The one thing that drives me to be open with my mental health experience is the hope that I can make it known that there is help available when you need it. I spend almost all of the time on my soapbox encouraging those who struggle to find support and try new therapies. That means I’m only speaking to a portion of my audience.
In my life I am the one who struggles, but it reaches out like cracks in breaking glass. The degree of breakage varies in every direction, everyone sees the darkness in different doses. They also handle the damage differently. The eclectic spectrum of supports creates the safety net that saves my life.
I have the physical supporter. They wrap me in a hug and hold me until my body calms down, and it’s safe to let go.
I have the research supporter, always looking up tips, tricks, resources, medication, therapies and equipment to help me.
I have the empathetic supporter, the one with their own mental health issues who can relate. They can listen and offer insight. They let me know that I’m not alone, even if our diagnosis or degrees of severity differ. They understand.
I have the “I’m trying” supporter, who doesn’t quite understand but still wants to help. She needs me to state or ask for specific help, things I’m not always able to do.. but I know she means well.
I have the “I pay you” support- like my therapist, psychiatrist and pcp. They’re educated, and want to help me. Their insight is most valuable, however its clinical and not personal. It would not be successful on its own.
I have the hug it out, but don’t say it out loud support. Someone who doesn’t verbalize their feelings, or ask to listen, but makes me FEEL their support with loving contact.
I have the support of my children- the unknowing, the non understanding, but the deepest desire to change the way I feel. The innate desperation to make me feel better. They love without hesitation or boundaries, even when they can’t see the whole picture.
I have literal support groups- people who understand, but are also there to vent about the WORST parts of their condition. It can be inclusive to know you’re not alone, but it’s sometimes even more scary to hear their shocking stories. Ironically, It’s the least helpful support for me personally, but every person is different and every group is different.
I have so many different forms of support in my life. Maybe you’re reading this, and saying “I don’t know what kind of support I need to be. I have someone I love who suffers, and I just want to help.. Where do I start?”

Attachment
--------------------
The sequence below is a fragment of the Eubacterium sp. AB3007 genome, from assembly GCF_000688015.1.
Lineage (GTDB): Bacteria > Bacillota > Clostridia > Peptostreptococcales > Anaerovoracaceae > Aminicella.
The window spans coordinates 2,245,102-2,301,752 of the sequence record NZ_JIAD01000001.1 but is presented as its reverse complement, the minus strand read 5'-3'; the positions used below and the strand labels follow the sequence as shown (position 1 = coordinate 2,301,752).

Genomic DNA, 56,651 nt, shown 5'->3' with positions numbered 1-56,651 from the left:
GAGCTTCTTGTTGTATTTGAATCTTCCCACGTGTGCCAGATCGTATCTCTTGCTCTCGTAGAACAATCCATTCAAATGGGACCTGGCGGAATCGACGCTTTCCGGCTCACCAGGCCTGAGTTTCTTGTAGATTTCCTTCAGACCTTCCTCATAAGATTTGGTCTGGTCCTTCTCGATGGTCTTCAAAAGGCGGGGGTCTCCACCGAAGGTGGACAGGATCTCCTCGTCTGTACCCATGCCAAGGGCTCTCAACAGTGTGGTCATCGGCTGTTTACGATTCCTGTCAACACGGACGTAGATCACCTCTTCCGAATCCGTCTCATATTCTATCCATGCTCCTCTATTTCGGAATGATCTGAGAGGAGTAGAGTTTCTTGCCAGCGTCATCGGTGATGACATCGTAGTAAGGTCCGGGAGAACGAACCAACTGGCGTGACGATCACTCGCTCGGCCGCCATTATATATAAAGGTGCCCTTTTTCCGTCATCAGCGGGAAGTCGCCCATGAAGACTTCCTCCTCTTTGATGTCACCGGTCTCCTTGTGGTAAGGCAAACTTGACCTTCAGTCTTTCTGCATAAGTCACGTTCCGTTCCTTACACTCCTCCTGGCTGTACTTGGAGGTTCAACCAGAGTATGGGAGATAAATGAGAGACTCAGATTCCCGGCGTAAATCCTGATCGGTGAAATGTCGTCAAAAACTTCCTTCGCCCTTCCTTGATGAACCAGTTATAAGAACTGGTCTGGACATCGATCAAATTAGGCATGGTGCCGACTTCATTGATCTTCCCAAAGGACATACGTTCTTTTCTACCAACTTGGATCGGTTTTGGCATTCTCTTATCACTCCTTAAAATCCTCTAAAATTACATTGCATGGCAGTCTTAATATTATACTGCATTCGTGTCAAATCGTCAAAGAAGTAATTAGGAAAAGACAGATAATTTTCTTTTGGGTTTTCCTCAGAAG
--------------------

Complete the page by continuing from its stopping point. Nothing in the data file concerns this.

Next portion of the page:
So, now let me speak to the part of my audience whom the “cracks” reach.
Start small, start natural. When it comes to mental illness, if you replace “I” with “we” ‘illness’ becomes ‘wellness.’
Support is support. There is always strength in numbers. Everyone will show support in different ways, so do what’s comfortable. Need specific Ideas? Tell them you love them. Ask if there is anything you can do to help. Tell them you want to understand. Ask what they’re comfortable telling you. Research more on your own, but know that not every person will have every symptom listed under a diagnosis.
If they’re okay accepting affection, hug them when you can. Hugs create grounding, physical boundaries. They make us feel loved, safe, and special. Scientifically hugs stimulate oxytocin (the love hormone) which promotes feelings of trust and affection. It’s a great ice breaker to make someone who is suffering feel they can be open and honest with you. An extended hug releases dopamine and serotonin- creating feelings of happiness and worthiness. These same feelings can make someone feel they are worth getting better, and that someone is on their team cheering for them.
Read the room- If you’re watching someone in a negative spiral who is refusing help, be honest. Know that your candidness may have them push you away initially, but put their well being first. “I know you disagree with your psychiatrist about being bipolar, but I think it’s time you hear him out. It seems like you may benefit from some help.”
On the other side of the spectrum, if someone is not asking for help, not seeking it out, and has not been told they needs help- approach differently. Just be there. Give hugs, sit as close as they let you. Ask open- ended questions that will induce a conversation. Just try to get them to talk, or love them in a way that doesn’t require words.
When in doubt, just love them. Be there, be present. Be involved in their live. Try to bring joy and fun to it. Look inside of you, is there something you need help with? How would you want someone to help YOU. Be the change you wish to see.
I support those who struggle, and I support the people who want to be supportive. Mental health is a web, its various people and institutions working together to help EACH OTHER. Listen, Learn, and Love. We will all be better for it.
With healthy hearts,
Kate and the Kids.